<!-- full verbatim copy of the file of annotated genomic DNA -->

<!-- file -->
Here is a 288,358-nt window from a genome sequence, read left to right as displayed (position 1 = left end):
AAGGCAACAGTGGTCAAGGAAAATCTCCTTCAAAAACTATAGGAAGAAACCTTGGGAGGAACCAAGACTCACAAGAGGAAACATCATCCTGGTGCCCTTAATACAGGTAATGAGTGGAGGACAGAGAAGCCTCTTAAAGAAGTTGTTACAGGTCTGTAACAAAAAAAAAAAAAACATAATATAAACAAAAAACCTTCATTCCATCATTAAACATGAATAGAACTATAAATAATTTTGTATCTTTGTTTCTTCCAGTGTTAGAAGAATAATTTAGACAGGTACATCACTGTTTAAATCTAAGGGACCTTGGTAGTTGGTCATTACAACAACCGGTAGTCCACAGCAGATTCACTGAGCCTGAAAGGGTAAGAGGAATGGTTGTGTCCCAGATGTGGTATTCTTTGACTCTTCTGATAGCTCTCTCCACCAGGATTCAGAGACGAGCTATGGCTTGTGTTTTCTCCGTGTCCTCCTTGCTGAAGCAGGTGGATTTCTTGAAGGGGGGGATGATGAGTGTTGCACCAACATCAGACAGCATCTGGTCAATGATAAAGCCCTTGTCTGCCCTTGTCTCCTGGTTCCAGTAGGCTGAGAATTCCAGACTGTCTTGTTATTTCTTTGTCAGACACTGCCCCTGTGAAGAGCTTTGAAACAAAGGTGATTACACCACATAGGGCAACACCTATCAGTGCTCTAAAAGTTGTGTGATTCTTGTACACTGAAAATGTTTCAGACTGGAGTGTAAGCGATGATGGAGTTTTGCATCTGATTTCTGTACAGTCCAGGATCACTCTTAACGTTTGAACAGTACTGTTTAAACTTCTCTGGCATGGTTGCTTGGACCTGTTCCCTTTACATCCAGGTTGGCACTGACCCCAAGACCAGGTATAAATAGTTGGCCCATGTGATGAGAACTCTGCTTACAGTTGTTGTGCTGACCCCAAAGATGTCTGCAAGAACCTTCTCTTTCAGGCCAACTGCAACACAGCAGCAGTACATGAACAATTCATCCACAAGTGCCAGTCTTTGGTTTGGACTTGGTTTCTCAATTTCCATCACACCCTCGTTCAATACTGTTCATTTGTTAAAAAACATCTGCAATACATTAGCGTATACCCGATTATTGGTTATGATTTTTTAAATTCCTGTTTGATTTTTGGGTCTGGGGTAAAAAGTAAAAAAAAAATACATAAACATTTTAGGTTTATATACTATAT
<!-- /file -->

Here is a 288,358-nt window from a genome sequence, read left to right as displayed (position 1 = left end):
AAGGCAACAGTGGTCAAGGAAAATCTCCTTCAAAAACTATAGGAAGAAACCTTGGGAGGAACCAAGACTCACAAGAGGAAACATCATCCTGGTGCCCTTAATACAGGTAATGAGTGGAGGACAGAGAAGCCTCTTAAAGAAGTTGTTACAGGTCTGTAACAAAAAAAAAAAAAACATAATATAAACAAAAAACCTTCATTCCATCATTAAACATGAATAGAACTATAAATAATTTTGTATCTTTGTTTCTTCCAGTGTTAGAAGAATAATTTAGACAGGTACATCACTGTTTAAATCTAAGGGACCTTGGTAGTTGGTCATTACAACAACCGGTAGTCCACAGCAGATTCACTGAGCCTGAAAGGGTAAGAGGAATGGTTGTGTCCCAGATGTGGTATTCTTTGACTCTTCTGATAGCTCTCTCCACCAGGATTCAGAGACGAGCTATGGCTTGTGTTTTCTCCGTGTCCTCCTTGCTGAAGCAGGTGGATTTCTTGAAGGGGGGGATGATGAGTGTTGCACCAACATCAGACAGCATCTGGTCAATGATAAAGCCCTTGTCTGCCCTTGTCTCCTGGTTCCAGTAGGCTGAGAATTCCAGACTGTCTTGTTATTTCTTTGTCAGACACTGCCCCTGTGAAGAGCTTTGAAACAAAGGTGATTACACCACATAGGGCAACACCTATCAGTGCTCTAAAAGTTGTGTGATTCTTGTACACTGAAAATGTTTCAGACTGGAGTGTAAGCGATGATGGAGTTTTGCATCTGATTTCTGTACAGTCCAGGATCACTCTTAACGTTTGAACAGTACTGTTTAAACTTCTCTGGCATGGTTGCTTGGACCTGTTCCCTTTACATCCAGGTTGGCACTGACCCCAAGACCAGGTATAAATAGTTGGCCCATGTGATGAGAACTCTGCTTACAGTTGTTGTGCTGACCCCAAAGATGTCTGCAAGAACCTTCTCTTTCAGGCCAACTGCAACACAGCAGCAGTACATGAACAATTCATCCACAAGTGCCAGTCTTTGGTTTGGACTTGGTTTCTCAATTTCCATCACACCCTCGTTCAATACTGTTCATTTGTTAAAAAACATCTGCAATACATTAGCGTATACCCGATTATTGGTTATGATTTTTTAAATTCCTGTTTGATTTTTGGGTCTGGGGTAAAAAGTAAAAAAAAAATACATAAACATTTTAGGTTTATATACTATAT